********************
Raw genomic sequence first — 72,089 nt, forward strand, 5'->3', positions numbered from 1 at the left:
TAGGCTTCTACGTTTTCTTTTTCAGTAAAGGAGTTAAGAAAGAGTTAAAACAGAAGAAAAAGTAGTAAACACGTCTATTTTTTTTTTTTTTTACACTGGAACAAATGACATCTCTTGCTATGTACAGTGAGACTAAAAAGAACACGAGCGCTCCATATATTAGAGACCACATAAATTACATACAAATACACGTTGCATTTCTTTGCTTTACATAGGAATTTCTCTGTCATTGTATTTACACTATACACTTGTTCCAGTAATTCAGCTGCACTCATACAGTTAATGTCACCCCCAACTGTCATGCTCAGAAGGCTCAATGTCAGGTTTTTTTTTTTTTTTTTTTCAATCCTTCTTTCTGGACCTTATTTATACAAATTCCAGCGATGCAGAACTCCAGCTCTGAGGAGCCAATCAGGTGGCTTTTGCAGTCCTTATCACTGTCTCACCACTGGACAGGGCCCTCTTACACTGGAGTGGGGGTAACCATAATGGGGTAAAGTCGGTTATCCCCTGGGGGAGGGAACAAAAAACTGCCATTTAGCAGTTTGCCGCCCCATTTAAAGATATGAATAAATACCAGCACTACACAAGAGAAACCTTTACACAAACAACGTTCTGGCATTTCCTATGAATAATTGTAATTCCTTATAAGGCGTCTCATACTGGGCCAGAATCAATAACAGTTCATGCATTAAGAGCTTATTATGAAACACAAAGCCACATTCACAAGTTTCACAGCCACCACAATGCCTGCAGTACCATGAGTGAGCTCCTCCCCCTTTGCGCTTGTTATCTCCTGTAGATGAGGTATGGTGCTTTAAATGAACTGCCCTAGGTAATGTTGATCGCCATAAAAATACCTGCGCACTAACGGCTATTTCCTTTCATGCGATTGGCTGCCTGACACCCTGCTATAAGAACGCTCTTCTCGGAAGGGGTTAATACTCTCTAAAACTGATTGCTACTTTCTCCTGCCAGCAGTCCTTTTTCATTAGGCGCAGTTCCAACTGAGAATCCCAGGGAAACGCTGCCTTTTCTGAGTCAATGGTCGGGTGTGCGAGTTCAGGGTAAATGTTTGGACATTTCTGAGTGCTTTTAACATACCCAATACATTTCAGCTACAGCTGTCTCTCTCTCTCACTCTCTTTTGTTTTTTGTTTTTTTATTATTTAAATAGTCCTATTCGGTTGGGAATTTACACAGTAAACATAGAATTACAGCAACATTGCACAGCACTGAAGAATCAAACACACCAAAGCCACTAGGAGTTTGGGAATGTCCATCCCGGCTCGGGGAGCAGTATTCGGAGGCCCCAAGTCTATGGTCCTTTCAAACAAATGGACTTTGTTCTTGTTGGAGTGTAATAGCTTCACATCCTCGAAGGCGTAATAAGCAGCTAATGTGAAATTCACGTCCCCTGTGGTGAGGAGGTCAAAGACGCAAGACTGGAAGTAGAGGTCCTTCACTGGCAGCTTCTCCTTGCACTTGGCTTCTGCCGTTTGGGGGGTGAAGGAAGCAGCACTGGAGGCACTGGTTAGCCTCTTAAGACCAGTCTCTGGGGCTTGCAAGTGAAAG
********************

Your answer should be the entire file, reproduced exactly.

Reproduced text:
Raw genomic sequence first — 72,089 nt, forward strand, 5'->3', positions numbered from 1 at the left:
TAGGCTTCTACGTTTTCTTTTTCAGTAAAGGAGTTAAGAAAGAGTTAAAACAGAAGAAAAAGTAGTAAACACGTCTATTTTTTTTTTTTTTTACACTGGAACAAATGACATCTCTTGCTATGTACAGTGAGACTAAAAAGAACACGAGCGCTCCATATATTAGAGACCACATAAATTACATACAAATACACGTTGCATTTCTTTGCTTTACATAGGAATTTCTCTGTCATTGTATTTACACTATACACTTGTTCCAGTAATTCAGCTGCACTCATACAGTTAATGTCACCCCCAACTGTCATGCTCAGAAGGCTCAATGTCAGGTTTTTTTTTTTTTTTTTTTCAATCCTTCTTTCTGGACCTTATTTATACAAATTCCAGCGATGCAGAACTCCAGCTCTGAGGAGCCAATCAGGTGGCTTTTGCAGTCCTTATCACTGTCTCACCACTGGACAGGGCCCTCTTACACTGGAGTGGGGGTAACCATAATGGGGTAAAGTCGGTTATCCCCTGGGGGAGGGAACAAAAAACTGCCATTTAGCAGTTTGCCGCCCCATTTAAAGATATGAATAAATACCAGCACTACACAAGAGAAACCTTTACACAAACAACGTTCTGGCATTTCCTATGAATAATTGTAATTCCTTATAAGGCGTCTCATACTGGGCCAGAATCAATAACAGTTCATGCATTAAGAGCTTATTATGAAACACAAAGCCACATTCACAAGTTTCACAGCCACCACAATGCCTGCAGTACCATGAGTGAGCTCCTCCCCCTTTGCGCTTGTTATCTCCTGTAGATGAGGTATGGTGCTTTAAATGAACTGCCCTAGGTAATGTTGATCGCCATAAAAATACCTGCGCACTAACGGCTATTTCCTTTCATGCGATTGGCTGCCTGACACCCTGCTATAAGAACGCTCTTCTCGGAAGGGGTTAATACTCTCTAAAACTGATTGCTACTTTCTCCTGCCAGCAGTCCTTTTTCATTAGGCGCAGTTCCAACTGAGAATCCCAGGGAAACGCTGCCTTTTCTGAGTCAATGGTCGGGTGTGCGAGTTCAGGGTAAATGTTTGGACATTTCTGAGTGCTTTTAACATACCCAATACATTTCAGCTACAGCTGTCTCTCTCTCTCACTCTCTTTTGTTTTTTGTTTTTTTATTATTTAAATAGTCCTATTCGGTTGGGAATTTACACAGTAAACATAGAATTACAGCAACATTGCACAGCACTGAAGAATCAAACACACCAAAGCCACTAGGAGTTTGGGAATGTCCATCCCGGCTCGGGGAGCAGTATTCGGAGGCCCCAAGTCTATGGTCCTTTCAAACAAATGGACTTTGTTCTTGTTGGAGTGTAATAGCTTCACATCCTCGAAGGCGTAATAAGCAGCTAATGTGAAATTCACGTCCCCTGTGGTGAGGAGGTCAAAGACGCAAGACTGGAAGTAGAGGTCCTTCACTGGCAGCTTCTCCTTGCACTTGGCTTCTGCCGTTTGGGGGGTGAAGGAAGCAGCACTGGAGGCACTGGTTAGCCTCTTAAGACCAGTCTCTGGGGCTTGCAAGTGAAAG